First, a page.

Bushes or Shrubs?
What's the difference between a bush and a shrub? Both are smaller than trees, but when people speak of a bush, they usually mean a plant with many branches or stems that's less than six feet six inches tall. A bush can form part of the midstory of a garden between the lawn or ground cover and the taller shrubs and trees. Bushes are often used to divide a garden into distinct areas or "rooms" and provide privacy. They also add line, form, texture, and color to the garden.
The beauty that bushes and shrubs bring to your lawn
Though many bushes produce beautiful flowers, especially miniature azaleas or peonies, gardeners usually choose them for their leaves, bark, fruit, or habit. The hedge should also be disease and pest-resistant and should thrive in the climate, soil, and light conditions around the gardener's property. The plant may need to be pollution tolerant if the property is in a large city.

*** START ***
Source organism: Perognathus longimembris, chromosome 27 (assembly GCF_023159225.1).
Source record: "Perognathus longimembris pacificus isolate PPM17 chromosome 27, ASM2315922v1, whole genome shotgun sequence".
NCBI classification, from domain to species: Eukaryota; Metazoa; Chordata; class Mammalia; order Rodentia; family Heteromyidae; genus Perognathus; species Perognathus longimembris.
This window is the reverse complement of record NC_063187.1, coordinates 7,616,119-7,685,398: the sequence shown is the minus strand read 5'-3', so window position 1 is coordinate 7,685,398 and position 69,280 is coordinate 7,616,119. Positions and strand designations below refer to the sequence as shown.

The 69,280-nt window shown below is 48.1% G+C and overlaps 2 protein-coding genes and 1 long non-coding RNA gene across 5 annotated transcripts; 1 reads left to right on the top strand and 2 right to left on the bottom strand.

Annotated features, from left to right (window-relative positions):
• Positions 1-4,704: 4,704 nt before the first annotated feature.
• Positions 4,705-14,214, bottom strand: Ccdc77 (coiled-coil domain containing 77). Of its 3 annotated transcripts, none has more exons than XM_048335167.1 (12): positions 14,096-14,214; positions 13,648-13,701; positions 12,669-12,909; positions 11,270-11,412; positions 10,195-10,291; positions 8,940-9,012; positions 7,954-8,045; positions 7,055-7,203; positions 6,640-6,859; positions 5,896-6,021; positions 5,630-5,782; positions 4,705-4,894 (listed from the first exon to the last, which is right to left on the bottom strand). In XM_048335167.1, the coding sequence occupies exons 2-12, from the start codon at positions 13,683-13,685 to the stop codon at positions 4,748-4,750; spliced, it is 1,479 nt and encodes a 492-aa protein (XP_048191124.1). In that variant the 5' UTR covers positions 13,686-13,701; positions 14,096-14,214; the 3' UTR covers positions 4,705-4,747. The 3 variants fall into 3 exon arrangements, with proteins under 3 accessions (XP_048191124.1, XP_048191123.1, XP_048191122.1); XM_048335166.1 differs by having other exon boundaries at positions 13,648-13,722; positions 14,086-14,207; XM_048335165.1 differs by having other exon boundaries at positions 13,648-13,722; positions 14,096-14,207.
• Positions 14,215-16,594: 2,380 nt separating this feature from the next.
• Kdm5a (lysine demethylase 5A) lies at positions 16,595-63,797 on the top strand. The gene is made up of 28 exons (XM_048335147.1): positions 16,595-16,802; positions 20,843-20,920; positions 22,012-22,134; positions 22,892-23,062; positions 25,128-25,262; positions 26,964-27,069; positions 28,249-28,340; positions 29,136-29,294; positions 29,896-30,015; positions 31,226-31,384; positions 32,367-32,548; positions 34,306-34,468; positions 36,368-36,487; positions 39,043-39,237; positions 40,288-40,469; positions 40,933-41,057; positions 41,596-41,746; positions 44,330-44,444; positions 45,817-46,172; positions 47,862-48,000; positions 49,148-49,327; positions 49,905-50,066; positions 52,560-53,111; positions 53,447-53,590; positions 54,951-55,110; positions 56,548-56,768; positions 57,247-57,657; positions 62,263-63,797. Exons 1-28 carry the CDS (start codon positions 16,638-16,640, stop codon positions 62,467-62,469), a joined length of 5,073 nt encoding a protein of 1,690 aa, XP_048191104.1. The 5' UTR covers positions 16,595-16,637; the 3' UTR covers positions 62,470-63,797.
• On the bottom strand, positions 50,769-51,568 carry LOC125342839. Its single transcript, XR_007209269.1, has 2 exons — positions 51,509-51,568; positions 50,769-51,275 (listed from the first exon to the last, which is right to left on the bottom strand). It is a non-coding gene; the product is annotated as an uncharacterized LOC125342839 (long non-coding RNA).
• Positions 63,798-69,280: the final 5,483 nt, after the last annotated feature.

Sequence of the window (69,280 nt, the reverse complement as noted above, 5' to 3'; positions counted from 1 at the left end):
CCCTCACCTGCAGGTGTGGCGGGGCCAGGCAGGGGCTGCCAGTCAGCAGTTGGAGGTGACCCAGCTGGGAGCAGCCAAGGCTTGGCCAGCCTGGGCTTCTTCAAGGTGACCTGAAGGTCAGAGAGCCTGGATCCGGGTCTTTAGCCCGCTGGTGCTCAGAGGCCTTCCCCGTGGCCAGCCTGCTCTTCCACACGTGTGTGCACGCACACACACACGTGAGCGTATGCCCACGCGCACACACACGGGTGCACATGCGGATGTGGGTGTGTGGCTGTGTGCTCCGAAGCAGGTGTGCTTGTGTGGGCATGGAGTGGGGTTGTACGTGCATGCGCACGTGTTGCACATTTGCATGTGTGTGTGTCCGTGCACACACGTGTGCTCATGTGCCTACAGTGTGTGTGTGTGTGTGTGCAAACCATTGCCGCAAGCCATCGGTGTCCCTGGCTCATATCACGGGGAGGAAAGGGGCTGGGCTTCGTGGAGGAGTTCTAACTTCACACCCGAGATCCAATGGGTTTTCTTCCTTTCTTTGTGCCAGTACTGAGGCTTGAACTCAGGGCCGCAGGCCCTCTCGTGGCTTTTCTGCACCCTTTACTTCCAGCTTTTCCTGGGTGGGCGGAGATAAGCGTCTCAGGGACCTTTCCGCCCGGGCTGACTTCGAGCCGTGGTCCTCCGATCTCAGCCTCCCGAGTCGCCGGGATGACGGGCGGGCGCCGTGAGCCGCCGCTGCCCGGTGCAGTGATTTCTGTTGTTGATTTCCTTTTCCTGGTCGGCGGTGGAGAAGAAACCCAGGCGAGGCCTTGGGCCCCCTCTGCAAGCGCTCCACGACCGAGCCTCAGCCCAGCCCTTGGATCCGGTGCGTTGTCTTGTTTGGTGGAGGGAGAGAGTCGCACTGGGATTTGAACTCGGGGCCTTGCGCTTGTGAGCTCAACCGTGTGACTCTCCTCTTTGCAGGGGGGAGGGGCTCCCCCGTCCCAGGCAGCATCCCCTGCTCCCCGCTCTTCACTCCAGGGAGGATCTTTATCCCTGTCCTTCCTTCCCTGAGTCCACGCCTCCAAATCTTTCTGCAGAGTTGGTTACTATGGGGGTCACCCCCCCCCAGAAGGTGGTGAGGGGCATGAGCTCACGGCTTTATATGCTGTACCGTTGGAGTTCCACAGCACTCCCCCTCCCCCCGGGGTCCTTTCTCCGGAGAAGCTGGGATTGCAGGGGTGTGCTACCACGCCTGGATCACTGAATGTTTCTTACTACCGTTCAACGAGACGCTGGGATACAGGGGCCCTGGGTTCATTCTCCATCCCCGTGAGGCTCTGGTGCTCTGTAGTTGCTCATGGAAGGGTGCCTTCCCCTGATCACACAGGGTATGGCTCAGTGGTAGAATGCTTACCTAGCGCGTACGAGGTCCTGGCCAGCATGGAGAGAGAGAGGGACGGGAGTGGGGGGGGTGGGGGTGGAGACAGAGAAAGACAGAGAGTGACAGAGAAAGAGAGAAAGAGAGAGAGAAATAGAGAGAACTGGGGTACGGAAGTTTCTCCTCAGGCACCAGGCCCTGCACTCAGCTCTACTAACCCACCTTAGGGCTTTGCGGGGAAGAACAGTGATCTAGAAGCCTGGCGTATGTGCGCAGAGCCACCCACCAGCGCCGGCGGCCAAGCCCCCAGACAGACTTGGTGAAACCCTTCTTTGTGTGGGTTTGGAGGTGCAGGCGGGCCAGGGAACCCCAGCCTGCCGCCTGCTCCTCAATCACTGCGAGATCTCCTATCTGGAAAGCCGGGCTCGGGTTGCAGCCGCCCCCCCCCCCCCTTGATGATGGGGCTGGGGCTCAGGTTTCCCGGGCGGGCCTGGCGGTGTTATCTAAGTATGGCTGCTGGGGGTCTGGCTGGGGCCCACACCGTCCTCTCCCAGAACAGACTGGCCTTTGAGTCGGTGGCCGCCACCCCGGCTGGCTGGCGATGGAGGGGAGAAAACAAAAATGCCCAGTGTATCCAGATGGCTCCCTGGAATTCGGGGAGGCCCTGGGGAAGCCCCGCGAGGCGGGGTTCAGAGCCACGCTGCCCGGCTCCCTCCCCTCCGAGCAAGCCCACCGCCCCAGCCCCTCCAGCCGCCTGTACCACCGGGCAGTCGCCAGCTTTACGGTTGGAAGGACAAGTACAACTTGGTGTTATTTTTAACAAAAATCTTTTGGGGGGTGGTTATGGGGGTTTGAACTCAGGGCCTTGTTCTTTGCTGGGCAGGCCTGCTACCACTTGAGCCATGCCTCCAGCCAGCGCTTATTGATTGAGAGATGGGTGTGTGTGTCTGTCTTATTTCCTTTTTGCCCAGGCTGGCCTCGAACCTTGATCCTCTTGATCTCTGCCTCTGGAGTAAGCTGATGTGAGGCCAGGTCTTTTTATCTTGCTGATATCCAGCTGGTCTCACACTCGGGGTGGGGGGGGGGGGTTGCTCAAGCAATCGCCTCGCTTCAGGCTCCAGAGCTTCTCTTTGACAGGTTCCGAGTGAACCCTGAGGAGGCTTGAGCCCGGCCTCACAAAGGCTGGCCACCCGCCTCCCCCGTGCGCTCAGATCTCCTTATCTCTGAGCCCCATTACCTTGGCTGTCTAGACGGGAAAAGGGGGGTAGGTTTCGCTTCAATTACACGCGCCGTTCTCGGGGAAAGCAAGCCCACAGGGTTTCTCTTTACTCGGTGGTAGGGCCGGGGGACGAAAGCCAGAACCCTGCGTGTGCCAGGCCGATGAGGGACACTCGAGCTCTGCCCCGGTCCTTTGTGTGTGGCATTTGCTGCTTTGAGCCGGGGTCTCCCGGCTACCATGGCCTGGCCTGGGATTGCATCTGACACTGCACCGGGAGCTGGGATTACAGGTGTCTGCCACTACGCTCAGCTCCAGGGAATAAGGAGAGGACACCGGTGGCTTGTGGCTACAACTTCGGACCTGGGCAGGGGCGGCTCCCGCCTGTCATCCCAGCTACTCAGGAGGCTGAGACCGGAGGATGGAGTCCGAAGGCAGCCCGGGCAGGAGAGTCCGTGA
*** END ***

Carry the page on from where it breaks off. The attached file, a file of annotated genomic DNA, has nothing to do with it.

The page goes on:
A bush can be a bit expensive to buy, and most gardeners start with young plants. They should be symmetrical, and the root system should be big enough to supply the plant with enough water and nutrients. The plants shouldn't have dried, wilted or dead leaves, buds, or stems, and the bark should be healthy. When these plants are put into the places the gardener chooses, the area can look a bit bare at first. However, the gardener must be patient to allow the plants to fill out. In the meantime, you can plant perennials or annuals around the bushes to fill empty spaces. When planting, it's also a good rule of thumb to figure that a hedge that will grow to about six feet tall will have a width of about six feet.